Antoine Le Blanc: A shocking story of murder and a community’s revenge

S.P. Hull's report of the Trial and Conviction of Antoine Le Blanc, 1833

By Carolyn Dorsey, North Jersey History & Genealogy Center

S.P. Hull's The Trial and Conviction of Antoine Le Blanc, 1833
S.P. Hull’s The Trial and Conviction of Antoine Le Blanc, 1833. From the collections of the North Jersey History and Genealogy Center

On the night of May 11, 1833, Antoine Le Blanc callously murdered his employers, Mr. and Mrs. Samuel Sayre, at their farm on South Street in Morristown.

Le Blanc was swiftly captured, tried and sentenced to death. His crime was heinous, but an even more gruesome and strange tale is the journey taken by Le Blanc’s body following his execution on the Morristown Green.

Le Blanc, a French-speaking immigrant, came to America to seek his fortune after his family disowned him. He ended up as a hired hand at the Sayres’ farm, in return for a dark room in their cellar with no pay.

On the night of the murder, he went to a local hotel and ordered a brandy, passing “away the time until the people had gone to bed.”¹

Returning to the farm that evening, he bludgeoned the Sayres to death with a shovel, and then buried their bodies in a pile of manure. He then murdered their sleeping servant, Phoebe.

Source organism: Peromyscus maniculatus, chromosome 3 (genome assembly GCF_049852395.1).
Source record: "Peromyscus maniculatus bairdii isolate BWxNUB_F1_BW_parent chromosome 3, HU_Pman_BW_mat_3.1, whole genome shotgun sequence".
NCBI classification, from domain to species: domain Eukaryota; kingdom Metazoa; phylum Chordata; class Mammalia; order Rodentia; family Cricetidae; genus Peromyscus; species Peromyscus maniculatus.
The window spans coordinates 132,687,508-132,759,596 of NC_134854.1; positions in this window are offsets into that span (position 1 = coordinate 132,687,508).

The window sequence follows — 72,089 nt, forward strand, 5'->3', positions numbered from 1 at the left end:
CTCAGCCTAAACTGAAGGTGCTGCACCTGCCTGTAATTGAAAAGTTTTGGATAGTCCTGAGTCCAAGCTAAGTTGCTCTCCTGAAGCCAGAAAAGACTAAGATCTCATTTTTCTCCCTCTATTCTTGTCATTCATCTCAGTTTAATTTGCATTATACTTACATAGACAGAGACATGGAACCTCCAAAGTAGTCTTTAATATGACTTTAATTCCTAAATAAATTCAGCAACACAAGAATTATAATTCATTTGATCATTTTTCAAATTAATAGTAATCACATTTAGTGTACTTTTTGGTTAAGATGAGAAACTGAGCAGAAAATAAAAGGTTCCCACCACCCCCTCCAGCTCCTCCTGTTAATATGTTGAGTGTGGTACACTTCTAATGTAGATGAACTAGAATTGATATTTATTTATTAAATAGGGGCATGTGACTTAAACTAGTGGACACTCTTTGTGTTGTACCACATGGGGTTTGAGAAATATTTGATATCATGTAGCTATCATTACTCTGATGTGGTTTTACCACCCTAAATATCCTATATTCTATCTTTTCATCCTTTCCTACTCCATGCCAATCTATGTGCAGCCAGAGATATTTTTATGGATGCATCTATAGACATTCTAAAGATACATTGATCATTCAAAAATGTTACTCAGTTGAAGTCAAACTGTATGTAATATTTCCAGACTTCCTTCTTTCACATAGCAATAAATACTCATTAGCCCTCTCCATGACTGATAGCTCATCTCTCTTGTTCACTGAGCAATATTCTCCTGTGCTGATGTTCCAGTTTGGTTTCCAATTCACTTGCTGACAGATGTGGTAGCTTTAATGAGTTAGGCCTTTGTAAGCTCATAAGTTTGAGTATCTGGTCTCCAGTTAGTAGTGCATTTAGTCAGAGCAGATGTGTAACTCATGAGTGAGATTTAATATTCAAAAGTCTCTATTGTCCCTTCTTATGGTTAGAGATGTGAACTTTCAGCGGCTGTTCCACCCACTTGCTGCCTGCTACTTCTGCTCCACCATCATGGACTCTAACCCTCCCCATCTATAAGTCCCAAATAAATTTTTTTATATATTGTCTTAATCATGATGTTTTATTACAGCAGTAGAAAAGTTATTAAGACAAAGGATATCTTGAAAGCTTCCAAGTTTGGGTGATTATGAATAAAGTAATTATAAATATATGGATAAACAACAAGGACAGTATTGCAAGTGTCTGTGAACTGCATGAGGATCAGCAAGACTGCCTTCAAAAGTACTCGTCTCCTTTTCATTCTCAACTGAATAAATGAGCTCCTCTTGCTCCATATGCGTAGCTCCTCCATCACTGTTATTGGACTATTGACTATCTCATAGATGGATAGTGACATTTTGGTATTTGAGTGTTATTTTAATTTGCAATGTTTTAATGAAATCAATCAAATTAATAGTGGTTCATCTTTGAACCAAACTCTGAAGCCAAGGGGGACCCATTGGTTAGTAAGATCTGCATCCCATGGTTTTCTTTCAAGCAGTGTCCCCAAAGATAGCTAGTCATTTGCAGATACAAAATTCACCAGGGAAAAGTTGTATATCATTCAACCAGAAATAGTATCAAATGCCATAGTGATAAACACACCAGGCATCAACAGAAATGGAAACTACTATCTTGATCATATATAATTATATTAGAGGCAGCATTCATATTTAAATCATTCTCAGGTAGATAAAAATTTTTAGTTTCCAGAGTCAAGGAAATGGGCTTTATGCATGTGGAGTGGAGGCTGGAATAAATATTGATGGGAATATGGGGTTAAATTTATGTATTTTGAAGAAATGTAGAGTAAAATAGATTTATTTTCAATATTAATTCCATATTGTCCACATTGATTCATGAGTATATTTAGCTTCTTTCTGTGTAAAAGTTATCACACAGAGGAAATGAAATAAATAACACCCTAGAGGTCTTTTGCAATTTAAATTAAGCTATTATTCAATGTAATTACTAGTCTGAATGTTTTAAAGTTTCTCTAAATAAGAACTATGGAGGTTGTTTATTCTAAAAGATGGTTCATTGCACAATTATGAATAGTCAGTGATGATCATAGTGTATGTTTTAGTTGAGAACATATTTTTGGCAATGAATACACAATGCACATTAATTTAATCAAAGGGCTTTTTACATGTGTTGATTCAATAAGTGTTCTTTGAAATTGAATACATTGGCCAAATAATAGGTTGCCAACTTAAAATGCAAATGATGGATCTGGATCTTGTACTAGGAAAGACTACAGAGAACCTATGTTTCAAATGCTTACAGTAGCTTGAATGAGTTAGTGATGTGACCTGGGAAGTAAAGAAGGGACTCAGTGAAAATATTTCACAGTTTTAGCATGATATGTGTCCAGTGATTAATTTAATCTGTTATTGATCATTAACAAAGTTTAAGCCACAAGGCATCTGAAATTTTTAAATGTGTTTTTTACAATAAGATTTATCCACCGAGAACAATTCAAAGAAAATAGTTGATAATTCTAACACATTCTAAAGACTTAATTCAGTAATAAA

After stealing all the cash, jewelry and clothing he could carry, he made his getaway on the Sayres’ horse. Le Blanc was quickly captured at a tavern in the Hackensack Meadows with the stolen plunder among his belongings. He was returned to Morristown, tried, found guilty of murder, and sentenced to death by a jury. In addition to execution by hanging, Le Blanc was condemned by Judge Gabriel Ford to a post-execution medical dissection.

The following excerpt is the sentence ordered by Judge Ford:

“….that you be hung by the neck till you are dead. And it is further considered by the court, that after execution is done, your body will be delivered to Dr. Canfield, a surgeon, for dissection. And may God have mercy upon your soul.”²

From The Trial, Sentence, and Confession of Antoine Le Blanc, Morristown, 1833  From the collections of the North Jersey History & Genealogy Center
From The Trial, Sentence, and Confession of Antoine Le Blanc, Morristown, 1833
From the collections of the North Jersey History & Genealogy Center

Detailed news of the murder, trial and public hanging attracted widespread attention and fascination. Le Blanc’s execution on the Morristown Green on Sept. 6, 1833 was a spectacle, with no less than 12,000 people witnessing the event.

Many traveled from “just about every point in New Jersey.”³ Onlookers stood on rooftops and in trees around the Green. A special gallows was created by Judge Vail at his iron works for the event, designed with pulleys to hoist the convicted murderer eight feet off the ground so the onlookers could get a better view.

From an undated clipping from The Jerseyman:

“No such crowd as witnesses it was, probably, ever in the town before or since. People came by the thousands, not only from within the bounds of Morris but from Essex, Union, Somerset, Warren, Sussex and all other contiguous territory. Horses and wagons at times blocked the roads, and were tied from the Park on the roads leading from it for a mile or more out in every direction. Many people brought their lunches, but all supplies gave out early and scores went hungry.”4